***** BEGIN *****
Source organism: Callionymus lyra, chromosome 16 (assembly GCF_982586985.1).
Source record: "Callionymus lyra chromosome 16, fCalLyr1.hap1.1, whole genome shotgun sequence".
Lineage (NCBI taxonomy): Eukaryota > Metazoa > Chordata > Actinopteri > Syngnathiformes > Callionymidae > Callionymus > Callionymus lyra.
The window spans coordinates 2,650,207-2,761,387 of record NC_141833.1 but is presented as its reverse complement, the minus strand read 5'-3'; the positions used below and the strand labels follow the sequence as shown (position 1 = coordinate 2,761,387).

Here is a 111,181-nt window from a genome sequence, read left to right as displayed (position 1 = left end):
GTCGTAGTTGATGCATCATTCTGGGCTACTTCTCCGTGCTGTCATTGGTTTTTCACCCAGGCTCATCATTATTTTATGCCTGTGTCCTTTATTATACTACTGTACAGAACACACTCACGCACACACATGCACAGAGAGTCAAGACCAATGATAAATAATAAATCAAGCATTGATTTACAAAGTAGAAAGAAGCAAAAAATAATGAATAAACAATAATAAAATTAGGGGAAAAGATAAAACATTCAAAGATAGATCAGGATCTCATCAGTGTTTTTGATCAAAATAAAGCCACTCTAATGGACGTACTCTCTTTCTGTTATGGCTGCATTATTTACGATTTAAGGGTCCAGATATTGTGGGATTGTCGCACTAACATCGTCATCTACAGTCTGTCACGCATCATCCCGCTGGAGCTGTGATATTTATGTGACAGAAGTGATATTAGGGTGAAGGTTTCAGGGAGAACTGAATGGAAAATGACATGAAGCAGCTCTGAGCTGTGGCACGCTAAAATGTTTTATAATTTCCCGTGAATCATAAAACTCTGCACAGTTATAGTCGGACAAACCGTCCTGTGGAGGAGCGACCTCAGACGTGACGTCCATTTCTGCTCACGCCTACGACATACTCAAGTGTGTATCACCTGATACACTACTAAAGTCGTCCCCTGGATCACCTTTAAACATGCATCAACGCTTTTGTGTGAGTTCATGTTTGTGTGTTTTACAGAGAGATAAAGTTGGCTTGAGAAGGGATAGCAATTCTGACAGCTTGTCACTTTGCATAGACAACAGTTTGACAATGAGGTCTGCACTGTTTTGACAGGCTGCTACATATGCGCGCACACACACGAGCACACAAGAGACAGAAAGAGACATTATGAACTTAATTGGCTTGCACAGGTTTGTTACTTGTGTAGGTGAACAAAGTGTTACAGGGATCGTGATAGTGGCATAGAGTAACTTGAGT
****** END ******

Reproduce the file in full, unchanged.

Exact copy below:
Source organism: Callionymus lyra, chromosome 16 (assembly GCF_982586985.1).
Source record: "Callionymus lyra chromosome 16, fCalLyr1.hap1.1, whole genome shotgun sequence".
Lineage (NCBI taxonomy): Eukaryota > Metazoa > Chordata > Actinopteri > Syngnathiformes > Callionymidae > Callionymus > Callionymus lyra.
The window spans coordinates 2,650,207-2,761,387 of record NC_141833.1 but is presented as its reverse complement, the minus strand read 5'-3'; the positions used below and the strand labels follow the sequence as shown (position 1 = coordinate 2,761,387).

Here is a 111,181-nt window from a genome sequence, read left to right as displayed (position 1 = left end):
GTCGTAGTTGATGCATCATTCTGGGCTACTTCTCCGTGCTGTCATTGGTTTTTCACCCAGGCTCATCATTATTTTATGCCTGTGTCCTTTATTATACTACTGTACAGAACACACTCACGCACACACATGCACAGAGAGTCAAGACCAATGATAAATAATAAATCAAGCATTGATTTACAAAGTAGAAAGAAGCAAAAAATAATGAATAAACAATAATAAAATTAGGGGAAAAGATAAAACATTCAAAGATAGATCAGGATCTCATCAGTGTTTTTGATCAAAATAAAGCCACTCTAATGGACGTACTCTCTTTCTGTTATGGCTGCATTATTTACGATTTAAGGGTCCAGATATTGTGGGATTGTCGCACTAACATCGTCATCTACAGTCTGTCACGCATCATCCCGCTGGAGCTGTGATATTTATGTGACAGAAGTGATATTAGGGTGAAGGTTTCAGGGAGAACTGAATGGAAAATGACATGAAGCAGCTCTGAGCTGTGGCACGCTAAAATGTTTTATAATTTCCCGTGAATCATAAAACTCTGCACAGTTATAGTCGGACAAACCGTCCTGTGGAGGAGCGACCTCAGACGTGACGTCCATTTCTGCTCACGCCTACGACATACTCAAGTGTGTATCACCTGATACACTACTAAAGTCGTCCCCTGGATCACCTTTAAACATGCATCAACGCTTTTGTGTGAGTTCATGTTTGTGTGTTTTACAGAGAGATAAAGTTGGCTTGAGAAGGGATAGCAATTCTGACAGCTTGTCACTTTGCATAGACAACAGTTTGACAATGAGGTCTGCACTGTTTTGACAGGCTGCTACATATGCGCGCACACACACGAGCACACAAGAGACAGAAAGAGACATTATGAACTTAATTGGCTTGCACAGGTTTGTTACTTGTGTAGGTGAACAAAGTGTTACAGGGATCGTGATAGTGGCATAGAGTAACTTGAGT